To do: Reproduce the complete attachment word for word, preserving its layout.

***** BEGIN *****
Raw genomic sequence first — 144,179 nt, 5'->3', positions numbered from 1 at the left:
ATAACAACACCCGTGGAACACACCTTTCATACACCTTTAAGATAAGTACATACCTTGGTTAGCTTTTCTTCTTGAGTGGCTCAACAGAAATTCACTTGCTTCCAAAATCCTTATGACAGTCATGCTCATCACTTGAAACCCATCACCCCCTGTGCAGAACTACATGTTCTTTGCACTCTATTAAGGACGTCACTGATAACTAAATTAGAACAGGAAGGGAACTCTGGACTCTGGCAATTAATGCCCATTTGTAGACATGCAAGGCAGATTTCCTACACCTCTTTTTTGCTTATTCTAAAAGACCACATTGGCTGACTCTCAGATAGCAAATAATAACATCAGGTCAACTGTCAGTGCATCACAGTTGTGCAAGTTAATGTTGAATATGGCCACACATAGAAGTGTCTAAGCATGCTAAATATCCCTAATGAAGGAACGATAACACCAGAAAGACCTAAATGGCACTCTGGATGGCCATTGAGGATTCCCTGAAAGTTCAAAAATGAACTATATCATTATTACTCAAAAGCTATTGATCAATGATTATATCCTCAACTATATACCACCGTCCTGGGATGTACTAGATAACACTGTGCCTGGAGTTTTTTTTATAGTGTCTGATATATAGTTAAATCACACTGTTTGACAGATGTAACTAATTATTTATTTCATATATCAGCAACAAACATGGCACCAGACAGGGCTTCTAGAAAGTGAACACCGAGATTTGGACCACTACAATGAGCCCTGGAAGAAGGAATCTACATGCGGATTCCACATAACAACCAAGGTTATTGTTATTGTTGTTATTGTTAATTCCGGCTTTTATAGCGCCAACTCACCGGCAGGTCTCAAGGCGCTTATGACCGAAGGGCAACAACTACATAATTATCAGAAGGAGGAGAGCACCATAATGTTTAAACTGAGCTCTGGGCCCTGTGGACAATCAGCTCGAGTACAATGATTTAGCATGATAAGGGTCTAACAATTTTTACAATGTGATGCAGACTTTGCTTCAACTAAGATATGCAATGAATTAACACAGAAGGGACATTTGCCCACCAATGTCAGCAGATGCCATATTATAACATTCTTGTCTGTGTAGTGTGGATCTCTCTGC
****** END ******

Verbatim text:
Raw genomic sequence first — 144,179 nt, 5'->3', positions numbered from 1 at the left:
ATAACAACACCCGTGGAACACACCTTTCATACACCTTTAAGATAAGTACATACCTTGGTTAGCTTTTCTTCTTGAGTGGCTCAACAGAAATTCACTTGCTTCCAAAATCCTTATGACAGTCATGCTCATCACTTGAAACCCATCACCCCCTGTGCAGAACTACATGTTCTTTGCACTCTATTAAGGACGTCACTGATAACTAAATTAGAACAGGAAGGGAACTCTGGACTCTGGCAATTAATGCCCATTTGTAGACATGCAAGGCAGATTTCCTACACCTCTTTTTTGCTTATTCTAAAAGACCACATTGGCTGACTCTCAGATAGCAAATAATAACATCAGGTCAACTGTCAGTGCATCACAGTTGTGCAAGTTAATGTTGAATATGGCCACACATAGAAGTGTCTAAGCATGCTAAATATCCCTAATGAAGGAACGATAACACCAGAAAGACCTAAATGGCACTCTGGATGGCCATTGAGGATTCCCTGAAAGTTCAAAAATGAACTATATCATTATTACTCAAAAGCTATTGATCAATGATTATATCCTCAACTATATACCACCGTCCTGGGATGTACTAGATAACACTGTGCCTGGAGTTTTTTTTATAGTGTCTGATATATAGTTAAATCACACTGTTTGACAGATGTAACTAATTATTTATTTCATATATCAGCAACAAACATGGCACCAGACAGGGCTTCTAGAAAGTGAACACCGAGATTTGGACCACTACAATGAGCCCTGGAAGAAGGAATCTACATGCGGATTCCACATAACAACCAAGGTTATTGTTATTGTTGTTATTGTTAATTCCGGCTTTTATAGCGCCAACTCACCGGCAGGTCTCAAGGCGCTTATGACCGAAGGGCAACAACTACATAATTATCAGAAGGAGGAGAGCACCATAATGTTTAAACTGAGCTCTGGGCCCTGTGGACAATCAGCTCGAGTACAATGATTTAGCATGATAAGGGTCTAACAATTTTTACAATGTGATGCAGACTTTGCTTCAACTAAGATATGCAATGAATTAACACAGAAGGGACATTTGCCCACCAATGTCAGCAGATGCCATATTATAACATTCTTGTCTGTGTAGTGTGGATCTCTCTGC